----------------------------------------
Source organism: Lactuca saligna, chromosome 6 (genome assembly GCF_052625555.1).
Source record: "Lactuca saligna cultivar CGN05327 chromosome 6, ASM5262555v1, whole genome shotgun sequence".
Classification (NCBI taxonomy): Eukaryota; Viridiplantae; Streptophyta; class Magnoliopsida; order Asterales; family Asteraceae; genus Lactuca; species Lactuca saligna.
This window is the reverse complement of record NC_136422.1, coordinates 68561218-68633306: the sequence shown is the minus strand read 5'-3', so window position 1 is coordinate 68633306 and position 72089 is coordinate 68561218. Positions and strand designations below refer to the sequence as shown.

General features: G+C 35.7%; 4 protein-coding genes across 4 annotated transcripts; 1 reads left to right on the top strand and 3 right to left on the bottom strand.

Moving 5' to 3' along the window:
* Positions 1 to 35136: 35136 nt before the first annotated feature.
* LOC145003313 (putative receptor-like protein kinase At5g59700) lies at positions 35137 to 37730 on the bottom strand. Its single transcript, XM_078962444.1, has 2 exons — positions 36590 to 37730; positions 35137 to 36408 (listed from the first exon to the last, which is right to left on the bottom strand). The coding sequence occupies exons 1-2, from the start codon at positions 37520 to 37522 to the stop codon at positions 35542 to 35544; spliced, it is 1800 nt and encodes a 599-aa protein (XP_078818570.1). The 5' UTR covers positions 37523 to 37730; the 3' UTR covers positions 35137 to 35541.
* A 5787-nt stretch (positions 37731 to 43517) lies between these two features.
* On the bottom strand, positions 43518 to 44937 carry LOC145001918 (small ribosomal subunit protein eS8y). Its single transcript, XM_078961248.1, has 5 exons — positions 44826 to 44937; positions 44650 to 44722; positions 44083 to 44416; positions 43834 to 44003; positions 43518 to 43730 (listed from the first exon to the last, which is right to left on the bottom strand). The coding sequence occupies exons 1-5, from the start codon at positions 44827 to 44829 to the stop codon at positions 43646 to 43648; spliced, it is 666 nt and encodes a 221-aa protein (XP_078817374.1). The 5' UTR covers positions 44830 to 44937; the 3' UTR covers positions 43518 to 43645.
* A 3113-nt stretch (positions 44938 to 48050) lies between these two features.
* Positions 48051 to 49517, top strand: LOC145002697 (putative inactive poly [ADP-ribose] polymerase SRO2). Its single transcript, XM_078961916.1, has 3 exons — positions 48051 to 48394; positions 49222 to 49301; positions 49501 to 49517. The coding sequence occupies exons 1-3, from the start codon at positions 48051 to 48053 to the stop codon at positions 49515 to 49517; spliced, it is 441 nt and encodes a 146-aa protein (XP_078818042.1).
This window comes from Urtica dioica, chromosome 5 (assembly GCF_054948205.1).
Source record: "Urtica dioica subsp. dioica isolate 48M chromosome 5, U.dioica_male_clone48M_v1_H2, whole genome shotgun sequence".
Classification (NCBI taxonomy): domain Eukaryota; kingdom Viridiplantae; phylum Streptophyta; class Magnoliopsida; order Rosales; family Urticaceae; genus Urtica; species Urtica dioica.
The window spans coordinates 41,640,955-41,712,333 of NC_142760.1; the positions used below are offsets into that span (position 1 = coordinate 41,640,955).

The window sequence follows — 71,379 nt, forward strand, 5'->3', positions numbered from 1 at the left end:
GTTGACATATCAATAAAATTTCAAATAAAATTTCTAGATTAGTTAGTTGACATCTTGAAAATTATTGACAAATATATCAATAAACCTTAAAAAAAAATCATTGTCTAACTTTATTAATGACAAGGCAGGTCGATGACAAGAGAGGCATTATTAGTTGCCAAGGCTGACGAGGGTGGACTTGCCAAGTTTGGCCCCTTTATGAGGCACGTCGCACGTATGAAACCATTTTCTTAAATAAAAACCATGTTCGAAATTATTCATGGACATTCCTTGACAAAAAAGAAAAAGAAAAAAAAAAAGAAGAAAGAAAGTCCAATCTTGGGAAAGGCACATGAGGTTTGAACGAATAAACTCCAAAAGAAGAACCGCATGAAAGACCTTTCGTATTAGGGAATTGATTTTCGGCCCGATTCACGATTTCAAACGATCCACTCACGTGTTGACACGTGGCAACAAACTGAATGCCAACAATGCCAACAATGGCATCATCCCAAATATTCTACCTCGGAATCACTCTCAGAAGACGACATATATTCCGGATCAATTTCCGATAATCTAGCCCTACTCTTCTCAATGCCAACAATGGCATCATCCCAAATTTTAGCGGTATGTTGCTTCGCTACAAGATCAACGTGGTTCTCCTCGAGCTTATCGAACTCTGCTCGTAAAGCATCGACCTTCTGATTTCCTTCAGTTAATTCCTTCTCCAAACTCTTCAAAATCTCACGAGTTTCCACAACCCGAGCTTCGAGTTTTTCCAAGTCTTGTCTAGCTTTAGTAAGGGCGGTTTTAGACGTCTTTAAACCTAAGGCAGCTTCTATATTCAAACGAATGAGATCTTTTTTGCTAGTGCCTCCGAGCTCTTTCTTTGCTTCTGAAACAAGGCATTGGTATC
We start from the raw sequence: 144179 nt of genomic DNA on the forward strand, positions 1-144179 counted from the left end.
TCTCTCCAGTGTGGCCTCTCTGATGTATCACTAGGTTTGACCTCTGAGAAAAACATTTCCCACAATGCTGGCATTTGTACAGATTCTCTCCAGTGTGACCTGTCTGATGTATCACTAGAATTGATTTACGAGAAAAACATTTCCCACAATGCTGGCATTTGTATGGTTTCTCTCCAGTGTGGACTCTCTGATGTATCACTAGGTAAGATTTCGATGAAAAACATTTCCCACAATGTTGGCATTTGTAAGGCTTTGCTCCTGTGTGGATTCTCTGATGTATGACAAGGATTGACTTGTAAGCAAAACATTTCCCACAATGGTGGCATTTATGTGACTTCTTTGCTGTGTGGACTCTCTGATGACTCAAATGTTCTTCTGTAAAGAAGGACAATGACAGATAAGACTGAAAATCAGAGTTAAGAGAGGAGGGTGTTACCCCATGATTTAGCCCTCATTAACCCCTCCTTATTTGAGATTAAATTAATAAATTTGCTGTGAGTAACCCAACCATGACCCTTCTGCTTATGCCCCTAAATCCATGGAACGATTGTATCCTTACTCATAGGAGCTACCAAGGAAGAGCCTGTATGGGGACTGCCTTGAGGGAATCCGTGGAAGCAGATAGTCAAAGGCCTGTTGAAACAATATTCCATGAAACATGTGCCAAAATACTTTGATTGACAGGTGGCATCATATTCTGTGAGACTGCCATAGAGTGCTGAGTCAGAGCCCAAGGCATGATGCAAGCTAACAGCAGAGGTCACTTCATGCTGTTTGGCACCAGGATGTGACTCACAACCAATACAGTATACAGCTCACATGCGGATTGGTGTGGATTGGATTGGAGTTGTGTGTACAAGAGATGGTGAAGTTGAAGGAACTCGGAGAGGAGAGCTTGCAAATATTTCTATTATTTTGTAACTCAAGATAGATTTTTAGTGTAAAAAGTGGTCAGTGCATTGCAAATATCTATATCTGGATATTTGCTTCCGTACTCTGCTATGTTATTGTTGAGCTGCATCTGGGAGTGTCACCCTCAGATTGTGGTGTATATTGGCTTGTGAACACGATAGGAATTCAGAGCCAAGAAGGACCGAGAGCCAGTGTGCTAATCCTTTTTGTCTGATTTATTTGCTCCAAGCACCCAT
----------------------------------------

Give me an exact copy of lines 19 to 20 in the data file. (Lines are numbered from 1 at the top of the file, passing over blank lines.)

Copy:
We start from the raw sequence: 144179 nt of genomic DNA on the forward strand, positions 1-144179 counted from the left end.
TCTCTCCAGTGTGGCCTCTCTGATGTATCACTAGGTTTGACCTCTGAGAAAAACATTTCCCACAATGCTGGCATTTGTACAGATTCTCTCCAGTGTGACCTGTCTGATGTATCACTAGAATTGATTTACGAGAAAAACATTTCCCACAATGCTGGCATTTGTATGGTTTCTCTCCAGTGTGGACTCTCTGATGTATCACTAGGTAAGATTTCGATGAAAAACATTTCCCACAATGTTGGCATTTGTAAGGCTTTGCTCCTGTGTGGATTCTCTGATGTATGACAAGGATTGACTTGTAAGCAAAACATTTCCCACAATGGTGGCATTTATGTGACTTCTTTGCTGTGTGGACTCTCTGATGACTCAAATGTTCTTCTGTAAAGAAGGACAATGACAGATAAGACTGAAAATCAGAGTTAAGAGAGGAGGGTGTTACCCCATGATTTAGCCCTCATTAACCCCTCCTTATTTGAGATTAAATTAATAAATTTGCTGTGAGTAACCCAACCATGACCCTTCTGCTTATGCCCCTAAATCCATGGAACGATTGTATCCTTACTCATAGGAGCTACCAAGGAAGAGCCTGTATGGGGACTGCCTTGAGGGAATCCGTGGAAGCAGATAGTCAAAGGCCTGTTGAAACAATATTCCATGAAACATGTGCCAAAATACTTTGATTGACAGGTGGCATCATATTCTGTGAGACTGCCATAGAGTGCTGAGTCAGAGCCCAAGGCATGATGCAAGCTAACAGCAGAGGTCACTTCATGCTGTTTGGCACCAGGATGTGACTCACAACCAATACAGTATACAGCTCACATGCGGATTGGTGTGGATTGGATTGGAGTTGTGTGTACAAGAGATGGTGAAGTTGAAGGAACTCGGAGAGGAGAGCTTGCAAATATTTCTATTATTTTGTAACTCAAGATAGATTTTTAGTGTAAAAAGTGGTCAGTGCATTGCAAATATCTATATCTGGATATTTGCTTCCGTACTCTGCTATGTTATTGTTGAGCTGCATCTGGGAGTGTCACCCTCAGATTGTGGTGTATATTGGCTTGTGAACACGATAGGAATTCAGAGCCAAGAAGGACCGAGAGCCAGTGTGCTAATCCTTTTTGTCTGATTTATTTGCTCCAAGCACCCAT